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By Lord Moylan
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New MPs Encouraged To Join Select Committees To "Make A Difference" In Politics


3 min read

Joining a select committee would be the “really obvious route” for MPs new to Parliament or opposition to “make a difference”, according to an Oxford political scientist.

Ben Ansell, a professor of Comparative Democratic Institutions at the University of Oxford, told PoliticsHome that the system means “average Parliamentarians” can have much more of a say than previously on accountability and representation in Parliament. Aside from climbing the ministerial ladder, he felt it was the next best way for backbenchers or newer MPs to make an impact.

Ansell, who wrote his Why Politics Fails book on whether self-interest in politics can be overcome, believes that becoming a PPC – a Prospective Parliamentary Candidate – is a “mad thing to do”, with candidates facing huge sacrifices.

Departmental select committees were first introduced in 1980 following the general election in the previous year. In the House of Commons, there is a committee for each government department, and according to the Parliament website, they all examine three key areas: spending, policies, and the administration of their respective departments. 

Committees conduct inquiries, gathering written and oral evidence that is then reported to the Commons. The chairs of the committees are elected by MPs, and the jobs are allocated to the parliamentary parties to reflect the proportion of MPs they have in the Commons

Recent inquiries by select committees have included investigations into the Post Office Horizon scandal, gambling regulation, and the UK’s response to the ongoing situation in Ukraine.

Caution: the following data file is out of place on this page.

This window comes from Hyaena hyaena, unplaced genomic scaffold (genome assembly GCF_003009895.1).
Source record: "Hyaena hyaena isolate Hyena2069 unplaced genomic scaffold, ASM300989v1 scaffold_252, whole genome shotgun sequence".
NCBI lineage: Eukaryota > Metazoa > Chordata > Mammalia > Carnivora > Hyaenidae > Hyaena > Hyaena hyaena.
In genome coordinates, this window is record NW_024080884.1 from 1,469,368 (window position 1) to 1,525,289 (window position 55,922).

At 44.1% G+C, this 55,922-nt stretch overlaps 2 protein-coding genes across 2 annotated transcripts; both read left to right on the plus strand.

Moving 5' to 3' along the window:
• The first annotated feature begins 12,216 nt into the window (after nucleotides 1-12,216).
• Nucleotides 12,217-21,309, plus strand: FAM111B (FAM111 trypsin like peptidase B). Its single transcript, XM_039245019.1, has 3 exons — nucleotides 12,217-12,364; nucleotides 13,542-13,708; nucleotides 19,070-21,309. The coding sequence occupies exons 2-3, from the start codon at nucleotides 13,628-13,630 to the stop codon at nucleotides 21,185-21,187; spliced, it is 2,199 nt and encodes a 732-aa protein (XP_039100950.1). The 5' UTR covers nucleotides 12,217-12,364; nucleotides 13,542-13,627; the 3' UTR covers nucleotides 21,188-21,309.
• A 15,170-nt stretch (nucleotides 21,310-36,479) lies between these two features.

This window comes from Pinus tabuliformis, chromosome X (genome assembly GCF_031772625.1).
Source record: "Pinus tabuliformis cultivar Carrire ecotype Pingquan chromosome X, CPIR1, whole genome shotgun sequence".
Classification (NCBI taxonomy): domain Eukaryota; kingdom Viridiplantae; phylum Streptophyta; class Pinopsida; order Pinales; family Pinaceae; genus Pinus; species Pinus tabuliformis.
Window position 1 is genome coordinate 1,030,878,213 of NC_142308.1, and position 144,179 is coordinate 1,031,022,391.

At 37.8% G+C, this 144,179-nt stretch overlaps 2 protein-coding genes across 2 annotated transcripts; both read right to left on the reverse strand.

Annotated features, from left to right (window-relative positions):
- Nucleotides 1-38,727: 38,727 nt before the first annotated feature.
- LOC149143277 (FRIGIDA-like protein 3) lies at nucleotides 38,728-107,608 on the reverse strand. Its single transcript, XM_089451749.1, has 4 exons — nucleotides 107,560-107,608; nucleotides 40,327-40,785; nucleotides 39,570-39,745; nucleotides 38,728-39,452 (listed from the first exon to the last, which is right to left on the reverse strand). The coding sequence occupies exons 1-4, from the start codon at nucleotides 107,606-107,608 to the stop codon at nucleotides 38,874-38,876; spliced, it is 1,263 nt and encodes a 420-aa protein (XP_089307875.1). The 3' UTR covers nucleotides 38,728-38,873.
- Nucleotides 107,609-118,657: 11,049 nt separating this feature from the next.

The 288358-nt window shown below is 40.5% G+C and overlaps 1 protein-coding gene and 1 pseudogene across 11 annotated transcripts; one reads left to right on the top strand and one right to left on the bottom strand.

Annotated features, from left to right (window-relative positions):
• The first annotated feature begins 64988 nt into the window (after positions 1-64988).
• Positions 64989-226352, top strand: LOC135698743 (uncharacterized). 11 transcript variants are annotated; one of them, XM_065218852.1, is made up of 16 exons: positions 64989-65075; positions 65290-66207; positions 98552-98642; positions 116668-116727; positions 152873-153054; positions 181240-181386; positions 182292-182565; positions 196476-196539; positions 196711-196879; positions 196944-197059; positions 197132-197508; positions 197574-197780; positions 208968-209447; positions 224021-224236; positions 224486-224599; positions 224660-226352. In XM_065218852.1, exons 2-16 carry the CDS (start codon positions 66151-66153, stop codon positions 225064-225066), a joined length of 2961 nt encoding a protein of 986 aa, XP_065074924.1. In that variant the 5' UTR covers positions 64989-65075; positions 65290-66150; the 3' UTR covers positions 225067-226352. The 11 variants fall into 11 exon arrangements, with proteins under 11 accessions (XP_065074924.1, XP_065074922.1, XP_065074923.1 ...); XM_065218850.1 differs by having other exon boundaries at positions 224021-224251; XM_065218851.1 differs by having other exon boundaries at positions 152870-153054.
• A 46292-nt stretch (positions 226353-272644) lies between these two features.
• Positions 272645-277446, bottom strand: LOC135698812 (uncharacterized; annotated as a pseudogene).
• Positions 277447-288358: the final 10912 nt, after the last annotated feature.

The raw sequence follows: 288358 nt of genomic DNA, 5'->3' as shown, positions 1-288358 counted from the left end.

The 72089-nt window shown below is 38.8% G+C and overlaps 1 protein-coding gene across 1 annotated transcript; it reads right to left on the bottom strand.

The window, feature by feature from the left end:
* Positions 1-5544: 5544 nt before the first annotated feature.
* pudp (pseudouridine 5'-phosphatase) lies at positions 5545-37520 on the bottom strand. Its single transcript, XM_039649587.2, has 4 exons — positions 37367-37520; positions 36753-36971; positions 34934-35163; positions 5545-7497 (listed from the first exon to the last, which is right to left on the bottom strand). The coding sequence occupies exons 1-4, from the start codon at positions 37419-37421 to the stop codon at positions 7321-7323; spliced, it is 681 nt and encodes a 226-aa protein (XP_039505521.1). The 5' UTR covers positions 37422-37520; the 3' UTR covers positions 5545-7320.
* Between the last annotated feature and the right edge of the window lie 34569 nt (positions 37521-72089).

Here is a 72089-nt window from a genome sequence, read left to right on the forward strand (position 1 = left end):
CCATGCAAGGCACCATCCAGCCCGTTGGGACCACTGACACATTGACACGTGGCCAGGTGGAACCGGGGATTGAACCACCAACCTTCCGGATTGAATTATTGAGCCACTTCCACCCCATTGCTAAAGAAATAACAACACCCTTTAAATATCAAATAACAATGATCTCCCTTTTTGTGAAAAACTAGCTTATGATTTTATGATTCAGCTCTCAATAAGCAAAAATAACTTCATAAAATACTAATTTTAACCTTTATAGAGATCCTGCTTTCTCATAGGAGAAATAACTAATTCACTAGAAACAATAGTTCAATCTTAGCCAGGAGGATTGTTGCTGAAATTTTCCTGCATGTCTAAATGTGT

“Select committees really are an important innovation that I do think is holding Parliament and in particular Cabinet much more accountable than in their absence," Ansell continued.

“It’s not changing what Cabinet or Government looks like, it’s not changing the electoral system, it’s not changing the House of Lords. 

“But I think it is still changing how accountable Parliament is, how representative the debates are, the power of the government to set the debate of the day. All of that stuff is being affected in a way that average Parliamentarians can have much more say on than they used to.” 

Political parties across the UK are in the process of selecting their candidates for the General Election, which must be called before the end of this year.

It is widely believed that the predicted swing towards Labour, combined with the number of Conservative MPs standing down, could leave a larger cohort of new MPs this time around than there have been in recent elections. 

Ansell explained that finding “somebody who has gone and succeeded elsewhere, and has been then willing to take the chance" on running for office can often be difficult. Attracting politicians like Keir Starmer – who had a successful career as a lawyer before becoming an MP in 2015 – is “rare”, Ansell said. 

Standing to be a parliamentary candidate often costs a lot of money, and requires long, anti-social hours campaigning. People who become MPs then split their time between their constituency and Westminster. 

"The incentive to step up and run for office in the first place doesn’t seem like an obviously self-interested thing to do," Ansell said. 

He added that becoming an MP “makes sense for people who are already in the game,” such as those who have already worked in think tanks or as special advisers, but that then means “we’re selecting from such a small pool of people” who want to stand for office. 

“They’re already in it, the sacrifices aren’t as large, because they’re probably going to remain in this world,” he said. 

“But if you want Parliament to be more representative of the population, then you’ve got a whole bunch of people for whom it would be a huge risk.” 

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Ben Ansell